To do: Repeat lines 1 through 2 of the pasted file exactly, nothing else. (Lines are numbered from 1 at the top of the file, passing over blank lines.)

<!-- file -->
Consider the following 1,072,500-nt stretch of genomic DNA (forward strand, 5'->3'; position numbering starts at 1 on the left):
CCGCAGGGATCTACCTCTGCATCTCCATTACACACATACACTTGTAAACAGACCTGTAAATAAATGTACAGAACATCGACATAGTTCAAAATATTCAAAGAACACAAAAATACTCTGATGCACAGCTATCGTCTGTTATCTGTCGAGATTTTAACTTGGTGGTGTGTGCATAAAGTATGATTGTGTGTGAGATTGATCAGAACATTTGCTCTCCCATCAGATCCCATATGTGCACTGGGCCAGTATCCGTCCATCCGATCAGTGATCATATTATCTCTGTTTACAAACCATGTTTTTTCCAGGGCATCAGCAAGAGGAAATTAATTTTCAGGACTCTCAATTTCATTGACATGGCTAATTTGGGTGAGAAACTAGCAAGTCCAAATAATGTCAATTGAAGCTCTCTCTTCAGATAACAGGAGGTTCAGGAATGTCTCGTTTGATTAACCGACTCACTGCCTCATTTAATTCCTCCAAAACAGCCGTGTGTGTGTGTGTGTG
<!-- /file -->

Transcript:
Consider the following 1,072,500-nt stretch of genomic DNA (forward strand, 5'->3'; position numbering starts at 1 on the left):
CCGCAGGGATCTACCTCTGCATCTCCATTACACACATACACTTGTAAACAGACCTGTAAATAAATGTACAGAACATCGACATAGTTCAAAATATTCAAAGAACACAAAAATACTCTGATGCACAGCTATCGTCTGTTATCTGTCGAGATTTTAACTTGGTGGTGTGTGCATAAAGTATGATTGTGTGTGAGATTGATCAGAACATTTGCTCTCCCATCAGATCCCATATGTGCACTGGGCCAGTATCCGTCCATCCGATCAGTGATCATATTATCTCTGTTTACAAACCATGTTTTTTCCAGGGCATCAGCAAGAGGAAATTAATTTTCAGGACTCTCAATTTCATTGACATGGCTAATTTGGGTGAGAAACTAGCAAGTCCAAATAATGTCAATTGAAGCTCTCTCTTCAGATAACAGGAGGTTCAGGAATGTCTCGTTTGATTAACCGACTCACTGCCTCATTTAATTCCTCCAAAACAGCCGTGTGTGTGTGTGTGTG